Begin by loading your regular detergent into the appropriate compartment and then place your golf balls snugly into the slots where you’d usually put your dishes. Put them on a hot cycle with a prewash, if you have that option.
Once the cycle is over, take out your golf balls and make sure that they’re squeaky clean. If they’re not quite as spotless as you’d like them to be, leave them in and let them go through another cycle.
Method 2 – Soak them
For this method, you’ll need to use a large container, bucket, or bathtub. Fill whatever container you decide to use with warm water. If you want a natural cleaning solution, we recommend mixing in some white vinegar.
Alternatively, some ammonia with warm water should do the trick too. Leave the balls to soak in the mixture for at least an hour and rinse them off thoroughly under clean running water.
Next, dry your golf balls with a clean towel and wait for them to completely dry before packing them away into your golf bag.
Method 3 – Scrub them
This method is particularly effective for golf balls that have been submerged in water, ponds, or bunkers. In fact, even if you find a ball that’s been coated in grime for many years, it’s nothing that the scrubbing method can’t compete with.
Shower your golf balls in a large tub with water. Once the embedded dirt is mostly clean, try to remove them.
Then after, use a homemade DIY golf ball cleanser solution made of baking soda and water to clean the grime, followed by a metal wire scrubber or brush.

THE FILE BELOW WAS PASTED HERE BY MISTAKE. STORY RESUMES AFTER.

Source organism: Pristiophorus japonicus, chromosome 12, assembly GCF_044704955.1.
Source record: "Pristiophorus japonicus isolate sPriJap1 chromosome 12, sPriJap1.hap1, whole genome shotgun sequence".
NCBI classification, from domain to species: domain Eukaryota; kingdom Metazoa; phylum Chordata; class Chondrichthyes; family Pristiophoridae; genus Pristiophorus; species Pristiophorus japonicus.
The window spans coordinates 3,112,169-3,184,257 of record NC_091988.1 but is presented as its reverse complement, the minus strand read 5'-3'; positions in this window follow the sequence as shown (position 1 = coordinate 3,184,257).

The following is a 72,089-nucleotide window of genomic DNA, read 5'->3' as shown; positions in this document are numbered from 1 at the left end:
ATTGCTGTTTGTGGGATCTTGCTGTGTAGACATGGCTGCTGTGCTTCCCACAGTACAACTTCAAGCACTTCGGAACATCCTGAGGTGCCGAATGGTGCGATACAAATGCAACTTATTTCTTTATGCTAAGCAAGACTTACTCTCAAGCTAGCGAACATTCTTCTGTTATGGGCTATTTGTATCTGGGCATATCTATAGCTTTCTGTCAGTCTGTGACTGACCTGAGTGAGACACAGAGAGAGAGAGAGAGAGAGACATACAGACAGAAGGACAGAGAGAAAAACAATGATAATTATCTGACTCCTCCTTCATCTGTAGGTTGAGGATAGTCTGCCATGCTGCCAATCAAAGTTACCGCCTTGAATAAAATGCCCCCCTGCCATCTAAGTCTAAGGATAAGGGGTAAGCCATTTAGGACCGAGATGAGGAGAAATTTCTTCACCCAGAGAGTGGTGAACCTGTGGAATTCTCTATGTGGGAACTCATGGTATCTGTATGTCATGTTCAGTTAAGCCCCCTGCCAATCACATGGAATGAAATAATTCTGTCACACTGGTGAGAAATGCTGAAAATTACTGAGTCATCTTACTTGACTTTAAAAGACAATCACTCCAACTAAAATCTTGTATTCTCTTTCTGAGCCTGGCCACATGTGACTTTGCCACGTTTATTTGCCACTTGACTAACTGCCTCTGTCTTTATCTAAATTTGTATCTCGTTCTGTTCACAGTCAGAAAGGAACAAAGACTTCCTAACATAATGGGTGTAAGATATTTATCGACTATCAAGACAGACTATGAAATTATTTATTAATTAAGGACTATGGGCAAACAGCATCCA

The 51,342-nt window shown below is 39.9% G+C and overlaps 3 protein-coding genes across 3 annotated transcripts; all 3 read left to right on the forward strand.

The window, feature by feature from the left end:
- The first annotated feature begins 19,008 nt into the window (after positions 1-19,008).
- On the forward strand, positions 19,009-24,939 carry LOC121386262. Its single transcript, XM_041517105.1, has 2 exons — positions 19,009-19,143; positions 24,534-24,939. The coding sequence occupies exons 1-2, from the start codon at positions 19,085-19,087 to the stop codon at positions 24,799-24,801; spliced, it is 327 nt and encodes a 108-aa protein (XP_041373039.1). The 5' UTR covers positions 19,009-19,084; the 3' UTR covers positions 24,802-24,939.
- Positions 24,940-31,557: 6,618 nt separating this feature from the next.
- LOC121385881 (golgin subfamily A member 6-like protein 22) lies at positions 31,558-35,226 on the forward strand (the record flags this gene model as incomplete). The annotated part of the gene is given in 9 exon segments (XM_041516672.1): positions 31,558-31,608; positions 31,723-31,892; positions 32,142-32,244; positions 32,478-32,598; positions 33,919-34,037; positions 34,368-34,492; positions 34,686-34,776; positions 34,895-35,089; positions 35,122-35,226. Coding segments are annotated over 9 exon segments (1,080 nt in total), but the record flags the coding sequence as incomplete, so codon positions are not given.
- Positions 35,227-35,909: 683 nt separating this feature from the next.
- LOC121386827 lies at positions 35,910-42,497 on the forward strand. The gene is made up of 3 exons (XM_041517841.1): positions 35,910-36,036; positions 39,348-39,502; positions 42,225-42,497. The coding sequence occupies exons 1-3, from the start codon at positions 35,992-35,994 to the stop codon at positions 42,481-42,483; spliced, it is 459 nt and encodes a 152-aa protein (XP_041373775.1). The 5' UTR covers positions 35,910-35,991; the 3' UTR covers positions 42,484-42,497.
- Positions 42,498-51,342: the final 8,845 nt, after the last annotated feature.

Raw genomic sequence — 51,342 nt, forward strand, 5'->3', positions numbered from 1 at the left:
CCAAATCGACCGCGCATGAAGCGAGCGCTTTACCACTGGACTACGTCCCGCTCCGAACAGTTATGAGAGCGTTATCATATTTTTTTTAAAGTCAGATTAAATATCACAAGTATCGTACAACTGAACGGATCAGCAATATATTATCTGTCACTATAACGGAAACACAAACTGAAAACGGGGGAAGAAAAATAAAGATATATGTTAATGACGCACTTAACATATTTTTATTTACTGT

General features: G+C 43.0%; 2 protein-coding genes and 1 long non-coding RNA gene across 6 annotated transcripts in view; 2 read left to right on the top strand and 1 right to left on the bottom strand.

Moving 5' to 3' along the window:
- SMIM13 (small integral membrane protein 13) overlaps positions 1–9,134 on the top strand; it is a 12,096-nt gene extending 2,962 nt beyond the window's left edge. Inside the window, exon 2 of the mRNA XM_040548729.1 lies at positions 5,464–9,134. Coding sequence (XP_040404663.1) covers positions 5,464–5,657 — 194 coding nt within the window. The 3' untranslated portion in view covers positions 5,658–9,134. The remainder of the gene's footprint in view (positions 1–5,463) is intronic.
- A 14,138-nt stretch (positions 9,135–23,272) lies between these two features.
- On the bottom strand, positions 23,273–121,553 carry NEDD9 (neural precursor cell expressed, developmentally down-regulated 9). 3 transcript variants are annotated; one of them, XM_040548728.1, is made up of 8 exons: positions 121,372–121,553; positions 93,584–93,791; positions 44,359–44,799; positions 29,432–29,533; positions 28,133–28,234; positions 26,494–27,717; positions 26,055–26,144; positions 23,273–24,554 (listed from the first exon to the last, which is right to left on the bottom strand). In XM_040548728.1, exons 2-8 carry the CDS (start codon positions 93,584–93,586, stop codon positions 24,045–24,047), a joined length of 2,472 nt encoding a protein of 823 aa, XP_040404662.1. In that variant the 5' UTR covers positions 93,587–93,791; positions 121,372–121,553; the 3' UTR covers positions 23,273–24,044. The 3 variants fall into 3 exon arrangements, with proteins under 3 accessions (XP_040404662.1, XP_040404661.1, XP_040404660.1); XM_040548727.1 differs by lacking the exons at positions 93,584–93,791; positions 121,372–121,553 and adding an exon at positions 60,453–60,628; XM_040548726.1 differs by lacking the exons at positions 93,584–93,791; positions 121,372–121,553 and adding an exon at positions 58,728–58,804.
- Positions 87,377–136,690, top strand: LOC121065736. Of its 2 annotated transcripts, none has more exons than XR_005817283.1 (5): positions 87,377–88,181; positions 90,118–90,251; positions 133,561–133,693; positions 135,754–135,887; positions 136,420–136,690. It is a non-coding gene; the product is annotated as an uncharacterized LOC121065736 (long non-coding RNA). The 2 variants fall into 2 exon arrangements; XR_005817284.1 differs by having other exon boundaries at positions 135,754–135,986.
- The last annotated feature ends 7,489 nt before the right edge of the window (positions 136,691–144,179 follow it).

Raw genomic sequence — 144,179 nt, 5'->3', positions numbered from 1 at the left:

Wash the balls thoroughly once more. Throw some cleaning solution into a separate container (Ammonia, white vinegar, or bleach). Use hot water to dilute it. To bathe the balls, leave them in the mixture for at least two hours.
After that, wash with fresh water. Then they’ll need to be dried with a towel and let dry for another few minutes. This technique is suitable for golf balls that are exceptionally filthy.
Method 4 – Stain Removal
After continuous rounds on the course, golf balls are likely to succumb to at least some staining. During play, you may find yourself needing to mark your golf balls with permanent markers or paint, for the purpose of easy identification.
But the weather can cause staining too, as well as wet grass leaving pesky green stains on your fresh white golf balls. For golf balls in such a condition, a little extra effort is needed for spot-on stain removal treatment.
If you’ve already tried Method 1, 2, and 3 with no avail, it’s time to try the stain removal method. Start by getting your hands on some acetone. Slowly dip in a q-tip or a cotton swab and rub the stained area thoroughly.
Once the stain has been visibly removed, rinse your golf ball with clean running water and pat it dry using a clean towel. Alternatively, sit it in direct sunlight and leave it to dry.
This stain-removal spot-on method is ideal for golf balls with particularly stubborn stains and wear and tear.
Can I use hydrogen peroxide to clean my golf balls?
The 4 methods listed above are the best options when trying to clean a grubby golf ball. But in the rare situations where these methods aren’t enough, it’s possible to use hydrogen peroxide to clean particularly stubborn stains.
We recommend using normal household bleach to begin with (be sure to wear rubber gloves) and see if you get any results. If this still doesn’t work, it may be time to use some hydrogen peroxide.
If you’ve exhausted all of the above options, including the bleach and hydrogen peroxide method, then it may be time to get your hands on some new golf balls!
While scuffs don’t usually have any negative affect on performance during play, they can if they get too deep and cause your ball to crack.
If your golf balls have reached this stage, it’s perhaps best to say goodbye. Be sure to stay on top of a regular cleaning routine with your new set of balls though to save yourself any future worry and hassle.